Today, I want to talk about independent contractors, specifically using them when they may have a contractual tie to somebody else. Recently I was speaking at an event and somebody approached me asking, “What do I do if I have an independent contractor who may have a contract with somebody else? A prior employer?” They were concerned about what the risks were. We want to dive into that a little bit.
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Let’s jump into the issue a little bit. A lady had a situation where she was a business owner, and she was looking to prospectively hire somebody as an independent contractor, who was truly going to be an independent contractor from her perspective – minimal control, freedom of stability and scheduling. The independent contractor would be working their hours, so she was a little less concerned about some of these traditional employee-versus-independent-contractor issues, but still, issues were there. The bigger issue was that this independent contractor had a prior employer who had a non-compete. The question was what risk did this business owner have with this employee and their prior employer?
Unfortunately, we had a situation where there might be risk involved, because we don’t know what that prior employer is going to do. One underlying principle in a lot of legal situations is that you can’t hire somebody, you can’t force or help somebody break another contract. Even though she was doing the right thing, since she’s aware of the independent contractor having the other relationship and possibly violating that contract, we might have a tortious interference with contract claim here. We must investigate thoroughly, understand what’s going on, and make sure we know what the risks are.
Something comes up all too often. You hire independent contractors, think you’re scot-free because they’re not employees and you don’t have to worry about them, but that reclassification risk, which we’ve talked about extensively in our blog still exists, but you also have these kinds of risks with contract claims.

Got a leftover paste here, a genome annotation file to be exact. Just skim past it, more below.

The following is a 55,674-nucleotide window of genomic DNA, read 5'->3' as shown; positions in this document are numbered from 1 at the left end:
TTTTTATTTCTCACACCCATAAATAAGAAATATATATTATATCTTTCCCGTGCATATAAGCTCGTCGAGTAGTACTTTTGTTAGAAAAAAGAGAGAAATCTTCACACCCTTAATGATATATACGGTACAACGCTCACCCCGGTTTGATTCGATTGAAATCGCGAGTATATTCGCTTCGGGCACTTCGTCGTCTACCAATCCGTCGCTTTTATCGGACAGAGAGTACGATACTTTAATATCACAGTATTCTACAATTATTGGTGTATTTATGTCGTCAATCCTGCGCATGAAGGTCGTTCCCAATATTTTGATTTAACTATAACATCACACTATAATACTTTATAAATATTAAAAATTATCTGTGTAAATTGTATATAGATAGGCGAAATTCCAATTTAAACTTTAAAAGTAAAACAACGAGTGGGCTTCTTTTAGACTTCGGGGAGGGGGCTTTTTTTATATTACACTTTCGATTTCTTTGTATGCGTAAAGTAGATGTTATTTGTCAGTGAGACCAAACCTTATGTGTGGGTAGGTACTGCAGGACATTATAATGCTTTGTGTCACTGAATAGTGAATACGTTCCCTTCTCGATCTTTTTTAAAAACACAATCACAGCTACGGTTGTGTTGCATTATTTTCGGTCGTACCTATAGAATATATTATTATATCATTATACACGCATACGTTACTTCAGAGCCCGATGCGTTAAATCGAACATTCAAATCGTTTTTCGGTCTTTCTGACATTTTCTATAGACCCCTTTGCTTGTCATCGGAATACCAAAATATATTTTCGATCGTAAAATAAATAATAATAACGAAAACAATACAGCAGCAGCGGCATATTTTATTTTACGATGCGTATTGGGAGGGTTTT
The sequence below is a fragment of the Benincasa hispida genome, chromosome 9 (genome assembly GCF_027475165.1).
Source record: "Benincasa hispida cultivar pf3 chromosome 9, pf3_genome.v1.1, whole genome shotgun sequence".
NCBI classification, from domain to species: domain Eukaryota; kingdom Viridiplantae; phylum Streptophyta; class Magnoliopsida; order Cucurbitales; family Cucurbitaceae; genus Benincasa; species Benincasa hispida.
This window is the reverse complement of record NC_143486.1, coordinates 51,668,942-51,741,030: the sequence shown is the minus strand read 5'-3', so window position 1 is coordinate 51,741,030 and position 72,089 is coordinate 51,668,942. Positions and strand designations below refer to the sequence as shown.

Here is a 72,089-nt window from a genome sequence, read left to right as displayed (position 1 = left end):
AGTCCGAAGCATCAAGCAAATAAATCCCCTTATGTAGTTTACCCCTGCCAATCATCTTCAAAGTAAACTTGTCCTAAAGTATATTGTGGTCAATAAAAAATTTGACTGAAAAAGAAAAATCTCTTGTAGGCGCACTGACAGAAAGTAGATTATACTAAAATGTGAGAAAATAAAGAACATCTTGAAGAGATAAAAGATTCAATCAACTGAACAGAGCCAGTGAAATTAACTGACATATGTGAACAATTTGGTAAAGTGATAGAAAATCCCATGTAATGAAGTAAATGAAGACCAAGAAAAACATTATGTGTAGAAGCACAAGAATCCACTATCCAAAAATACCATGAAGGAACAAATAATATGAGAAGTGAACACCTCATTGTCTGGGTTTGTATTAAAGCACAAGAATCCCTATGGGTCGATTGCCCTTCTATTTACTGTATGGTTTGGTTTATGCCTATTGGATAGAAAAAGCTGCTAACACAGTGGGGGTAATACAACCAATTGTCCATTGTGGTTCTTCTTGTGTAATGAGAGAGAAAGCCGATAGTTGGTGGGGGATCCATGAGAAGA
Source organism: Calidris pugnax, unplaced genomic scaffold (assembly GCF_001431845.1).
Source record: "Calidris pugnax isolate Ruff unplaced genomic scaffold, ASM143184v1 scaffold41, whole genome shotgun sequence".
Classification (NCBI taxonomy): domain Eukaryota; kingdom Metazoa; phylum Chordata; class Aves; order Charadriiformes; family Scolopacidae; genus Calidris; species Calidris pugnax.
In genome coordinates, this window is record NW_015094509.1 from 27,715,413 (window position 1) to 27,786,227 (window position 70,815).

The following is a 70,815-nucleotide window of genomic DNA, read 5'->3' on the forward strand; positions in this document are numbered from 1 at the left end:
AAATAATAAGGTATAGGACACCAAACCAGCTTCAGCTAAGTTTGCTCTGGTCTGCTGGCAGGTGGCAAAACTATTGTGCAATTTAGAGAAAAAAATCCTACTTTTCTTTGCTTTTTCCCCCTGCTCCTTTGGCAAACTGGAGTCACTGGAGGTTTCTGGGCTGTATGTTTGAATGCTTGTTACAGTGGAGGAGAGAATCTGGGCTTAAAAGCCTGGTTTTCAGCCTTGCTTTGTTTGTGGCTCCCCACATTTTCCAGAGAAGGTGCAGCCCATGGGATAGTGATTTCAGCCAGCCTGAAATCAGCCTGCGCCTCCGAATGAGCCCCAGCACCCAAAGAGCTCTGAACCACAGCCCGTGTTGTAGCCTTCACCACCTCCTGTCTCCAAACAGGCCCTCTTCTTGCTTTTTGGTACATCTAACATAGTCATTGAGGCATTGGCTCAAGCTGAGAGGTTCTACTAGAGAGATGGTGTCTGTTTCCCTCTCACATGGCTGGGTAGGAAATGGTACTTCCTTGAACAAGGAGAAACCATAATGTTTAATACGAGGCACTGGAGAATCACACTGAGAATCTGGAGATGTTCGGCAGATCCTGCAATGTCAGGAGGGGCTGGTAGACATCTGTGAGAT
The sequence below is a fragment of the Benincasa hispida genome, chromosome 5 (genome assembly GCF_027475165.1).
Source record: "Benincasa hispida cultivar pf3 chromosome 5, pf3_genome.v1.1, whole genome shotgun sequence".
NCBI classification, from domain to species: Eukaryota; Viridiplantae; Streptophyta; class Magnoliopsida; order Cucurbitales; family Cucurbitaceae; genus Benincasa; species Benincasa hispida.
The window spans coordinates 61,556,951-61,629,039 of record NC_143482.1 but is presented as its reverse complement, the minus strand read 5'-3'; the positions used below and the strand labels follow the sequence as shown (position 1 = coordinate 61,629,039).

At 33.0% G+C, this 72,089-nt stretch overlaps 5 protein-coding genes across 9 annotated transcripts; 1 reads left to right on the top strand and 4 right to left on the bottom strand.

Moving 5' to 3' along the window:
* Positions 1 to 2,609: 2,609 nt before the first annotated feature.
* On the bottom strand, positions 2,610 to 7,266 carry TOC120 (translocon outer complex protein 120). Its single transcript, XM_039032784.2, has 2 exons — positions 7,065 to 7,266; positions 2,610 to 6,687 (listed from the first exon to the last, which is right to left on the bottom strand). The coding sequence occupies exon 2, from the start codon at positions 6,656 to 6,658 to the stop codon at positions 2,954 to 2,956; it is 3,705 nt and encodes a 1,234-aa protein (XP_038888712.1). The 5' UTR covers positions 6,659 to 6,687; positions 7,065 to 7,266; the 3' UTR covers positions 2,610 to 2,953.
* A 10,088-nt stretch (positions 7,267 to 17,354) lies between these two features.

Hopefully, I answered some of your questions, and I’d love to know what else you want to talk about. Follow this page if you’re not already a fan, the R. Shawn McBride public page. We want to make sure we’re getting this word out to people and helping them. We want to know what you want to see. Go over to McBrideForBusiness.com and sign up for our blog and newsletter so we can bring you updates on business and what’s going on in the world.
Can’t give you specific legal advice over this medium, but I want to give you some idea of some of the issues you should be looking for if you’re working with employees. Feel free to reach out to me. Let me know what questions you have, and we will address them in future sessions. Please, e-mail questions into the R. Shawn McBride public page, let us know what you and your friends want to hear, and we’ll help build this community and get more people in the know.
Each case is unique. Past results do not guarantee future outcomes. This posting is intended to be a tool to familiarize readers with some of the issues discussed herein. This is not meant to be a comprehensive discussion and additional details should be discussed with your attorneys, accountants, consultants, bankers and other business planners who can provide advice for your circumstances. Each case is unique. Past results do not guarantee future outcomes. This article should not be treated as legal advice to any person or entity. FreeImages.com Photographer Ulrik DeWachter.
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About the AuthorR. Shawn McBride — is the Managing Member of The R. Shawn McBride Law Firm, PLLC. Shawn works successful, private business owners in their growth and missions to make a company that stands the test of time. You can email R. Shawn McBride Law Firm or call (214) 418-0258.